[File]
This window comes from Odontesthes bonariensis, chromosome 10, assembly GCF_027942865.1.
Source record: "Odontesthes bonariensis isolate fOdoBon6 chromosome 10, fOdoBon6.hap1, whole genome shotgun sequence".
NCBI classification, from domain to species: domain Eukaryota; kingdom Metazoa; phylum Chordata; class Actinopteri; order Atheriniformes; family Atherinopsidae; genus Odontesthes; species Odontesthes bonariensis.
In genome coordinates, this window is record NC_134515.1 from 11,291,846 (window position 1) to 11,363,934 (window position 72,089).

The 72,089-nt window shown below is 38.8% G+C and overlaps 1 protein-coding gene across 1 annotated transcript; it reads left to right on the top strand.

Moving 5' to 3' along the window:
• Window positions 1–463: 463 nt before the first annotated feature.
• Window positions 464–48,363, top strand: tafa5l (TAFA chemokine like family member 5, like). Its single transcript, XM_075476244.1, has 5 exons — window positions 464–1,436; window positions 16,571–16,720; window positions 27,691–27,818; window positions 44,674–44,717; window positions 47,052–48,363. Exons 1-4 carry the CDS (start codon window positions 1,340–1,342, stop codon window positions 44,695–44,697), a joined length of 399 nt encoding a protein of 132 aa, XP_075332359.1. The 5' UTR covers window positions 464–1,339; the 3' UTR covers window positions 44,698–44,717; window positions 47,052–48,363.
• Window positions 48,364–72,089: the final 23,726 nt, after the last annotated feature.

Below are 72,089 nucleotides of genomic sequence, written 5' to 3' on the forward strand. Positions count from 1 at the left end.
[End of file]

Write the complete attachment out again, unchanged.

This window comes from Odontesthes bonariensis, chromosome 10, assembly GCF_027942865.1.
Source record: "Odontesthes bonariensis isolate fOdoBon6 chromosome 10, fOdoBon6.hap1, whole genome shotgun sequence".
NCBI classification, from domain to species: domain Eukaryota; kingdom Metazoa; phylum Chordata; class Actinopteri; order Atheriniformes; family Atherinopsidae; genus Odontesthes; species Odontesthes bonariensis.
In genome coordinates, this window is record NC_134515.1 from 11,291,846 (window position 1) to 11,363,934 (window position 72,089).

The 72,089-nt window shown below is 38.8% G+C and overlaps 1 protein-coding gene across 1 annotated transcript; it reads left to right on the top strand.

Moving 5' to 3' along the window:
• Window positions 1–463: 463 nt before the first annotated feature.
• Window positions 464–48,363, top strand: tafa5l (TAFA chemokine like family member 5, like). Its single transcript, XM_075476244.1, has 5 exons — window positions 464–1,436; window positions 16,571–16,720; window positions 27,691–27,818; window positions 44,674–44,717; window positions 47,052–48,363. Exons 1-4 carry the CDS (start codon window positions 1,340–1,342, stop codon window positions 44,695–44,697), a joined length of 399 nt encoding a protein of 132 aa, XP_075332359.1. The 5' UTR covers window positions 464–1,339; the 3' UTR covers window positions 44,698–44,717; window positions 47,052–48,363.
• Window positions 48,364–72,089: the final 23,726 nt, after the last annotated feature.

Below are 72,089 nucleotides of genomic sequence, written 5' to 3' on the forward strand. Positions count from 1 at the left end.